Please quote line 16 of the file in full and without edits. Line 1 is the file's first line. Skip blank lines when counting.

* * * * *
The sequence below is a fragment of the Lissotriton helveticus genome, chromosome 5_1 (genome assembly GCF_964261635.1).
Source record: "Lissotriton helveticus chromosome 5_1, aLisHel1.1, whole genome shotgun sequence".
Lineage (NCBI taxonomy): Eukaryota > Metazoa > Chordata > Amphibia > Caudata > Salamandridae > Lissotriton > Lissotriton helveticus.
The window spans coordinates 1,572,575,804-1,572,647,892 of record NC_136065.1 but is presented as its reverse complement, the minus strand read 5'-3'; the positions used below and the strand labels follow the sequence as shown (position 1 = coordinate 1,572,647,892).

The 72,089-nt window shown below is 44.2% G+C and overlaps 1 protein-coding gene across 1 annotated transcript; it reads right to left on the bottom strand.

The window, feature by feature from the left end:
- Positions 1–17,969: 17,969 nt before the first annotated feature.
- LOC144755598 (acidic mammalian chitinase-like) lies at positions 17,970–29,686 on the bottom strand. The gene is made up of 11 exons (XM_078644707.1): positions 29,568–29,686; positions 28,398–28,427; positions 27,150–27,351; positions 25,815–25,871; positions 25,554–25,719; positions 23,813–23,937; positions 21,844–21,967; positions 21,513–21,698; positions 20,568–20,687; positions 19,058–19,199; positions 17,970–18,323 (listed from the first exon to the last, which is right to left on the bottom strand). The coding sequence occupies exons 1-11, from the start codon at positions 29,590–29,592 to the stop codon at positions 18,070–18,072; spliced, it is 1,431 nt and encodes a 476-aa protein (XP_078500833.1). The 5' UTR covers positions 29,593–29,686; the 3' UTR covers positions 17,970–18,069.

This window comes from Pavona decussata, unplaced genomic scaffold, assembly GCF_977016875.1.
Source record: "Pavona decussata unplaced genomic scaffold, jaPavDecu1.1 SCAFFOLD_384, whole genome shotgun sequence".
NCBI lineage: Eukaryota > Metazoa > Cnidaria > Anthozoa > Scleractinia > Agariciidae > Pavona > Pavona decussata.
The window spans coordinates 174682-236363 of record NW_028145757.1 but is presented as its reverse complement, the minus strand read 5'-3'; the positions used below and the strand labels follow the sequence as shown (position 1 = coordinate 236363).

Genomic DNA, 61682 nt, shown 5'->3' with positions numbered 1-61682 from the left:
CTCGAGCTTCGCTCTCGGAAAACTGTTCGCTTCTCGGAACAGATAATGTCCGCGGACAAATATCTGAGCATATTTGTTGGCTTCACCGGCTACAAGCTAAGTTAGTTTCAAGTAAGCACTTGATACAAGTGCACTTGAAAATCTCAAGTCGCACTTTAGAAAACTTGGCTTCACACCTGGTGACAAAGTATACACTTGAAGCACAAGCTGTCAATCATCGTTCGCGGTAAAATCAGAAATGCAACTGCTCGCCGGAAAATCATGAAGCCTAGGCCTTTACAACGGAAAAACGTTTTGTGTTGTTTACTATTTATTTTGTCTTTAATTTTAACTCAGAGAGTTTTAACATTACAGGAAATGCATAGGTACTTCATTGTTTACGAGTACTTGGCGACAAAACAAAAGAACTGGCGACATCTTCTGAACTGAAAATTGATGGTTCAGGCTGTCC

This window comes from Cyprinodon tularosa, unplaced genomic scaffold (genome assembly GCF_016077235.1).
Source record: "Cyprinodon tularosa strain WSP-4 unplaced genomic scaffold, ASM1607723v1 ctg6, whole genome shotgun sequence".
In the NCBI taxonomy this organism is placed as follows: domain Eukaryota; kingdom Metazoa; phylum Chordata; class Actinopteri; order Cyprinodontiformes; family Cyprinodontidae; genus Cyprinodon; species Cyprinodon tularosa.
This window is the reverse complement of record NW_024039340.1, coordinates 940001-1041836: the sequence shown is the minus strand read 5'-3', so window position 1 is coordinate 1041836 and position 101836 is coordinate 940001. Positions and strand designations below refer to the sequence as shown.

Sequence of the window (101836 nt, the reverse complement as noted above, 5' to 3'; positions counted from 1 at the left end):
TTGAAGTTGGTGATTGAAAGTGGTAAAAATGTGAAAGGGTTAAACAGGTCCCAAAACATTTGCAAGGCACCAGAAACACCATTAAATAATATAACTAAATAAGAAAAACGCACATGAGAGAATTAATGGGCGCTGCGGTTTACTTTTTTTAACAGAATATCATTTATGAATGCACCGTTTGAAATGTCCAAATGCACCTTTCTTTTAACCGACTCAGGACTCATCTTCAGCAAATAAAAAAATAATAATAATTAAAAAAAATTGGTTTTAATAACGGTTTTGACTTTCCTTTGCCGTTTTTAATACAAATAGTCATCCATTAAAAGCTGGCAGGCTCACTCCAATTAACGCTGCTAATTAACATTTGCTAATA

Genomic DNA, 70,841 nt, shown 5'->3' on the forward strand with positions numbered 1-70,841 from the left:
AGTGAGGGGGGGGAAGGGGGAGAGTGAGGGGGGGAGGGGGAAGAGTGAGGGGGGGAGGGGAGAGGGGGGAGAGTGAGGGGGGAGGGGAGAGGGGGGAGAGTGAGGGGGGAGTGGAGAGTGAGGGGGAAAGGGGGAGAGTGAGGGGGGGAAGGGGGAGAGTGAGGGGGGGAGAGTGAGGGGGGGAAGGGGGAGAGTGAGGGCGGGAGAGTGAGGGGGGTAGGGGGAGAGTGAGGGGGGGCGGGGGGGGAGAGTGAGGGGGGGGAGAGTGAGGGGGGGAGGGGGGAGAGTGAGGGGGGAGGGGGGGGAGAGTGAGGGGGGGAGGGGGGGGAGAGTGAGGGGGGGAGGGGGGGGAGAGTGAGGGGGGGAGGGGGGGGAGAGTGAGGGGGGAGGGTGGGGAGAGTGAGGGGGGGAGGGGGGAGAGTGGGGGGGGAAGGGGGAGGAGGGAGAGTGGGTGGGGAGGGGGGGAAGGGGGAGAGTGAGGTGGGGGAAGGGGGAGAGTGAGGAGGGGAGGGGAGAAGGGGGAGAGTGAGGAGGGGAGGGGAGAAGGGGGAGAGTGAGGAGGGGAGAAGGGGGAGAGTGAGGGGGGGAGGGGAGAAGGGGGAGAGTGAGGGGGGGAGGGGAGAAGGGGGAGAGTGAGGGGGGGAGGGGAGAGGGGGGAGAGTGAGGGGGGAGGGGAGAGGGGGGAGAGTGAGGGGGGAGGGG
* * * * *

Source record: "Cyprinodon tularosa strain WSP-4 unplaced genomic scaffold, ASM1607723v1 ctg6, whole genome shotgun sequence".